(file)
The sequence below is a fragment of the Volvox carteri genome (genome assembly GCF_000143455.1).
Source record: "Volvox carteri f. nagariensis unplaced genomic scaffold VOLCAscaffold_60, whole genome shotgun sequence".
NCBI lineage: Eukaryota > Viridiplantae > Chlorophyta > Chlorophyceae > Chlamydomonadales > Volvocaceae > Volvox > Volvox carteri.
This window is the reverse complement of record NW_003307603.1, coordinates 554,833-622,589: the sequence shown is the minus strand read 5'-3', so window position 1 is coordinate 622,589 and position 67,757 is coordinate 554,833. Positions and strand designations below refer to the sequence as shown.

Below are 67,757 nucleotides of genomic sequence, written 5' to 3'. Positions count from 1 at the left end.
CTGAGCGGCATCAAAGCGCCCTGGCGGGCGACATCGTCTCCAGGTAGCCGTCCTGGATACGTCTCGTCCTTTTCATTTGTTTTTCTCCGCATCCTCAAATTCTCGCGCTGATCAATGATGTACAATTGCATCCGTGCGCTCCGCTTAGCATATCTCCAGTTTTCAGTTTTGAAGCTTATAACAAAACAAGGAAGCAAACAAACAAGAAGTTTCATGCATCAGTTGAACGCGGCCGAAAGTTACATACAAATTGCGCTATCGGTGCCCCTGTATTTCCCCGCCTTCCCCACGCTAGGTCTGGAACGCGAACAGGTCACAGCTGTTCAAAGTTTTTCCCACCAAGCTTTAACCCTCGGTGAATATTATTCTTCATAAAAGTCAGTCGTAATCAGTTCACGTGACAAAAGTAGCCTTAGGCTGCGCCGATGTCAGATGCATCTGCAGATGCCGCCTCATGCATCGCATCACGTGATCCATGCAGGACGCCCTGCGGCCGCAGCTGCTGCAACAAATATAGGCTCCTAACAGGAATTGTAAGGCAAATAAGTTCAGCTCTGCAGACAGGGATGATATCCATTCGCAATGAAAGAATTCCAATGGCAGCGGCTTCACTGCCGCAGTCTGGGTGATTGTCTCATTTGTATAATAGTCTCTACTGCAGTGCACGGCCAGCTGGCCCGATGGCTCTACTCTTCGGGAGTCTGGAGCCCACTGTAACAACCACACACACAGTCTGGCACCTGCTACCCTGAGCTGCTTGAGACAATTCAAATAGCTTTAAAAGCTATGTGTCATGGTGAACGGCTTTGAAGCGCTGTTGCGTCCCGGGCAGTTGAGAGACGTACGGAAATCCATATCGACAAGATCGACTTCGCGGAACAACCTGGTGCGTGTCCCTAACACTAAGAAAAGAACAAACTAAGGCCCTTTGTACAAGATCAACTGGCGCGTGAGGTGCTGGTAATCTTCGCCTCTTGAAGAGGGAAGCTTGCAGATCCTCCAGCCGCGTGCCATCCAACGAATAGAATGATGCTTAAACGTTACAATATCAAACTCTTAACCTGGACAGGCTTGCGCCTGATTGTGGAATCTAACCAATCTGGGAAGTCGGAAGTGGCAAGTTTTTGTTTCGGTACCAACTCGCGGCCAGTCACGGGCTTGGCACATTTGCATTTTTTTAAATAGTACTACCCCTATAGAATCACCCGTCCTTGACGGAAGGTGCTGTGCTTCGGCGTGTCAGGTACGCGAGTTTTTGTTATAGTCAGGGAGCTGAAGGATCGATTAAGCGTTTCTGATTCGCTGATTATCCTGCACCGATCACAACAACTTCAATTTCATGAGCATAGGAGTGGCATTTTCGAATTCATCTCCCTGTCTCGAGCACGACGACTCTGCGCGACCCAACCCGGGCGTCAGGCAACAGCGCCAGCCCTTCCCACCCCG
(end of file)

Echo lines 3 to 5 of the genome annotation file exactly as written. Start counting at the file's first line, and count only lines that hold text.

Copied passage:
NCBI lineage: Eukaryota > Viridiplantae > Chlorophyta > Chlorophyceae > Chlamydomonadales > Volvocaceae > Volvox > Volvox carteri.
This window is the reverse complement of record NW_003307603.1, coordinates 554,833-622,589: the sequence shown is the minus strand read 5'-3', so window position 1 is coordinate 622,589 and position 67,757 is coordinate 554,833. Positions and strand designations below refer to the sequence as shown.

Below are 67,757 nucleotides of genomic sequence, written 5' to 3'. Positions count from 1 at the left end.